Chris Turner, the new pastor at Westminster Presbyterian Church, talks to his congregation during a Sunday meeting.
Plenty of sunshine, wide open spaces, and a small, welcoming congregation were at the top of the wish list for Chris and Amy Turner when they left the shadows of the Appalachian Mountains.
They found it all at Westminster Presbyterian Church in Abilene. Chris Turner, 40, preached his first sermon as the new full-time minister on Aug. 5. As scenic as the Appalachians might be, the Turners grew tired of the shortened days and were ready for a new region of the country with sunshine to spare.
?That and the wide open geography was something we really liked,? Chris Turner said of Abilene.
Westminster had been without a full-time pastor for three years. For the past 10 months, Ronnie Prevost, a professor at Hardin-Simmons University?s Logsdon School of Theology, has served the church.
Before Prevost, the Rev. Henry Chisholm, a retired Presbyterian minister from Brownwood, served the congregation as an interim pastor.
The last full-time pastor at Westminster was the Rev. Jim Wallace, who moved to Amarillo in 2009.
?That?s a long time to not have sustained leadership,? said Bobbie Core, clerk of the session or lay leader of the congregation.
Core said the congregation was delighted to have both Prevost and Chisholm but is pleased to have Turner on board.
?I?m just confident things are going to go well for us,? Core said.
The new minister is equally confident about the church?s future. Like other mainstream denominations in the United States, the Presbyterian Church (U.S.A.) has lost membership over the past decade or longer.
Turner is a realist and knows he can?t turn that around overnight ? or ever. He said he believes it is the duty of a minister to tend to the flock given him and not get distracted by membership numbers.
?I don?t worry as much about that as being a good shepherd to my church,? Turner said. ?Whatever happens will be ultimately for the good.?
Turner will focus on being a good shepherd first to his own congregation, but he also expects to be visible in the community. His history supports that assumption.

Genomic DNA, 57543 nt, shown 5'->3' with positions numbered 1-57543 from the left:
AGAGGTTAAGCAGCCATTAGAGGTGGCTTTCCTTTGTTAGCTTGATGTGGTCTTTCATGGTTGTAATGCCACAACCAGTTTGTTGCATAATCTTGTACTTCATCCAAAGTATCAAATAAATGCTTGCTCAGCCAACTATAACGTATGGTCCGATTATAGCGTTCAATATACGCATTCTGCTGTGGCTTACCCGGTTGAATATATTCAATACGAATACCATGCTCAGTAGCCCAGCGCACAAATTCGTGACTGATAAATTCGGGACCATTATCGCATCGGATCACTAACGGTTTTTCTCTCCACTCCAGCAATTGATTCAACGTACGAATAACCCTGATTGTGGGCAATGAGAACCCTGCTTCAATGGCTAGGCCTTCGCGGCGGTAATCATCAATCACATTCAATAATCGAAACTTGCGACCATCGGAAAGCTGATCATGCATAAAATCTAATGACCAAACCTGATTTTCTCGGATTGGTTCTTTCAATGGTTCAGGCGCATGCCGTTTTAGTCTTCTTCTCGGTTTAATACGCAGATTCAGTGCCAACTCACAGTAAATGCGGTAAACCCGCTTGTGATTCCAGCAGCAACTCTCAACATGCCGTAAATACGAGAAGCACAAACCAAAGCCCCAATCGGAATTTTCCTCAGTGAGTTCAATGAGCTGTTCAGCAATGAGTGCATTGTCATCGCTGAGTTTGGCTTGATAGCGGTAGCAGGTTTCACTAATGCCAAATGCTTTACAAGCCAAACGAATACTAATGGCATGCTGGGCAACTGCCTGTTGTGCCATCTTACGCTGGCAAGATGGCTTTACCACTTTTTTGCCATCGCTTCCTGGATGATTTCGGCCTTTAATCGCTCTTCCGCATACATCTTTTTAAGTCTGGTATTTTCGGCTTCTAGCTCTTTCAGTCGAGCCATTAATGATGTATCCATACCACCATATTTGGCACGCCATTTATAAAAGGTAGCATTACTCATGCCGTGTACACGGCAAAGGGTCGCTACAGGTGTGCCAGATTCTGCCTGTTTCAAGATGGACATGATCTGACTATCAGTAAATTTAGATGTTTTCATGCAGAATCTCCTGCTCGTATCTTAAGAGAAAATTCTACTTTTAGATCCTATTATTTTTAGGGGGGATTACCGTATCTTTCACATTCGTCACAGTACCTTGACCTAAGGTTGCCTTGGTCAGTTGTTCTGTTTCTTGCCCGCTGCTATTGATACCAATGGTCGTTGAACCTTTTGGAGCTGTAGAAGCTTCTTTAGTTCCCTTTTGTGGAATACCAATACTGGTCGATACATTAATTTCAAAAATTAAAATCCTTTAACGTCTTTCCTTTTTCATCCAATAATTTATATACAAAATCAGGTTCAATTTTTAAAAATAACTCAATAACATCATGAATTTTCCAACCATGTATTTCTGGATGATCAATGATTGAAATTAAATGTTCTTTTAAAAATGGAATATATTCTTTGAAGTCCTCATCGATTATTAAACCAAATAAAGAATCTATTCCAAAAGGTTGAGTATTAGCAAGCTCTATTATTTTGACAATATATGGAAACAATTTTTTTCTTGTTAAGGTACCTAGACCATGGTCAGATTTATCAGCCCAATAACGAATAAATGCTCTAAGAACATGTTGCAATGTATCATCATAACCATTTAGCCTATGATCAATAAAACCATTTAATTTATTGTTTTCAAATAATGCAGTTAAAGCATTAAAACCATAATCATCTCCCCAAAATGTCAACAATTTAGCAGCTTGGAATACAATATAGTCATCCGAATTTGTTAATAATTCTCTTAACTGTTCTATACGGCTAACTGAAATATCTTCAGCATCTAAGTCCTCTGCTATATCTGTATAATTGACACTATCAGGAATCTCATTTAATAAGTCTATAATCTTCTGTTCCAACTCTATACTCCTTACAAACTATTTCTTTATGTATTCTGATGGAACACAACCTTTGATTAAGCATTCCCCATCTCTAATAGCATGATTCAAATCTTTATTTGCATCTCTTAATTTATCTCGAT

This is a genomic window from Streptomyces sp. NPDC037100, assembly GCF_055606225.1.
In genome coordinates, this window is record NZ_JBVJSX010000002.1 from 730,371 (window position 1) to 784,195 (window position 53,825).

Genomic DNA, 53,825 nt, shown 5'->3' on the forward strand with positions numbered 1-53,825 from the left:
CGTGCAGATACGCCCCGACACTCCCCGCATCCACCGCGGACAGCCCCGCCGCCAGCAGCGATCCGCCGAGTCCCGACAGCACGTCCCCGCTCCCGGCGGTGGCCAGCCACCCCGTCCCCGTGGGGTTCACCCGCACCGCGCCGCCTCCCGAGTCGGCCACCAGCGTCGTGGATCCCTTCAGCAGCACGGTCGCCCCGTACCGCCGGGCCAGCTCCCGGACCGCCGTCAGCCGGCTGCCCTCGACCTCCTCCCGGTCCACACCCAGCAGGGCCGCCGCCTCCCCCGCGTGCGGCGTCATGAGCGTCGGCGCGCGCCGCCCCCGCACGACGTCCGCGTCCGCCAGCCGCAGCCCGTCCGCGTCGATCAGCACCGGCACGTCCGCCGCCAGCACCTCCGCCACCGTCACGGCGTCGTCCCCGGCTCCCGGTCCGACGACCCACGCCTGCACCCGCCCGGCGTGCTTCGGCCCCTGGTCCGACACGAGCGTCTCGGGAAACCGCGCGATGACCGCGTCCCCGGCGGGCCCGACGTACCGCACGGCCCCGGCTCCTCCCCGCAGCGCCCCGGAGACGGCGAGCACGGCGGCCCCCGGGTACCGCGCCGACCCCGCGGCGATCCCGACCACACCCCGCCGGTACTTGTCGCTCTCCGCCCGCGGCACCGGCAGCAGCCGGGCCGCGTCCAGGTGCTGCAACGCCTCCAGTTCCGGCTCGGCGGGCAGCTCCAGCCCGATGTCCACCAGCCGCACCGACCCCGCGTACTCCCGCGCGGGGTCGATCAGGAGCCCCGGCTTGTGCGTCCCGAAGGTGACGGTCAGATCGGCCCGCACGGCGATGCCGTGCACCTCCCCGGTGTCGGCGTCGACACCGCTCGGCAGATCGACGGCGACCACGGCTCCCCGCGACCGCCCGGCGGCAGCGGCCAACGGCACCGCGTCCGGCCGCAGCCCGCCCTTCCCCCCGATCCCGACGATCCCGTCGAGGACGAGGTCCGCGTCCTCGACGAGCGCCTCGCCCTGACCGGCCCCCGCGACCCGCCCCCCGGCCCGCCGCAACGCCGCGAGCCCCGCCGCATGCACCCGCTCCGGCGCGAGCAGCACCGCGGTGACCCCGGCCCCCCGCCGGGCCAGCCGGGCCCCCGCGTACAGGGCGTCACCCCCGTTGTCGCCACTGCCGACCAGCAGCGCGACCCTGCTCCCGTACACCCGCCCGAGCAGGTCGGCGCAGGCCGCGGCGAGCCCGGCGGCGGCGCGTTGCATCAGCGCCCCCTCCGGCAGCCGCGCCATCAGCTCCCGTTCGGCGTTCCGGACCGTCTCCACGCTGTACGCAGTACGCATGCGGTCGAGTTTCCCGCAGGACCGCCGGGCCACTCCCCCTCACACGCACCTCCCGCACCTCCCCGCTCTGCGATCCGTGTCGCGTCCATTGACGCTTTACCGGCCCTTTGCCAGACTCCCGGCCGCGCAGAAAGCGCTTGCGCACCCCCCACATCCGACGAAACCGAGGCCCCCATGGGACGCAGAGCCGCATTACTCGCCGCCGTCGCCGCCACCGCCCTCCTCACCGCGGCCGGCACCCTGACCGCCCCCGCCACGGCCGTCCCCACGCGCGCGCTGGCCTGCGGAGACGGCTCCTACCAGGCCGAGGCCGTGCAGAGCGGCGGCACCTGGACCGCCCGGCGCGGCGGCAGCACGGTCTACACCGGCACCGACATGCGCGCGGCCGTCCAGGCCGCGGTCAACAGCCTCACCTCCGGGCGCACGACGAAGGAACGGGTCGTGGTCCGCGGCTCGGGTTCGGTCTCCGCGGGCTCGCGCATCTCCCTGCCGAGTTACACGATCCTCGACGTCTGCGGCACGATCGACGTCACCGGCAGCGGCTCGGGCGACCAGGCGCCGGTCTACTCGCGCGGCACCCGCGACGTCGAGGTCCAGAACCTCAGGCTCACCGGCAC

Before moving to Abilene, Turner and his wife both were active in the communities where they lived. Amy, who is taking a break for the time being, previously worked with victims of domestic violence.
Chris? background includes working as a staff writer for The Morehead News in eastern Kentucky, serving on the city council in Gilbert, W.Va., teaching at a community college in Gilbert and at Morehead State University in Kentucky, and serving on the board of trustees of the University of Pikeville, a four-year school affiliated with the Presbyterian Church in Pikeville, Ky.
His interests and background are so varied that if not for ?divine intervention? he might be a lawyer today instead of a minister. Turner said the strong faith he had as a child began to lag when he was in high school. That led him to choose philosophy as a major at Morehead State University.
That course of study only left him with more questions, Turner said. Next, he decided to get a master?s degree in English, but that also didn?t fill the void.
Turner said his road back to the church began on Feb. 1, 1998, when he was sitting on the couch at home and realized he wanted to do more with his life than what he was doing.
?Today, I would say the Holy Spirit was working in me,? he wrote in the biographical statement he submitted to the search committee at Westminster. ?I would like to say everything changed from that moment, but God did not plan for it to be that easy.?
It would be sometime in the future before Turner fully understood what God was calling him to be. He eventually applied at both Louisville Presbyterian Theological Seminary and at the University of Louisville law school in Kentucky.
Turner already had been accepted to law school on the day the letter of acceptance arrived from the seminary. He had decided to go on to law school ? but that was before he finished reading the second letter.
?As I was reading the acceptance letter from the seminary, I began to cry,? he wrote in his biographical statement. ?All I can say now is that it must have been the Holy Spirit, because I have no other answer.?
From there, Turner had no more doubts about his career choice. He and Amy and her two daughters moved to Louisville in 2002. Amy served as director of a women?s domestic violence shelter while Chris was in seminary.
During the last two years of his seminary studies, Turner served a small church in Grayville, Ill., about 120 miles from Louisville. He later served a small rural church in eastern Kentucky before accepting the position as pastor of Gilbert Presbyterian Church in West Virginia.
While in Gilbert, Turner also got talked into filling a term on the city council, served on the board of trustees of the University of Pikeville, and taught theology and history at the local community college.
Having just one job will be a change for Turner. But considering his background, that might not last for long. He said he might consider teaching again, and he has been involved in the broader Presbyterian Church.
For now, though, Turner, his wife and their two dogs, Sasha, a husky/collie mix, and Sadie, a German shepherd, are going to enjoy the sunshine and wide open spaces of West Texas.
?We felt God called us here,? Turner said. ?Each day we are here, we are reassured this is where God called us.?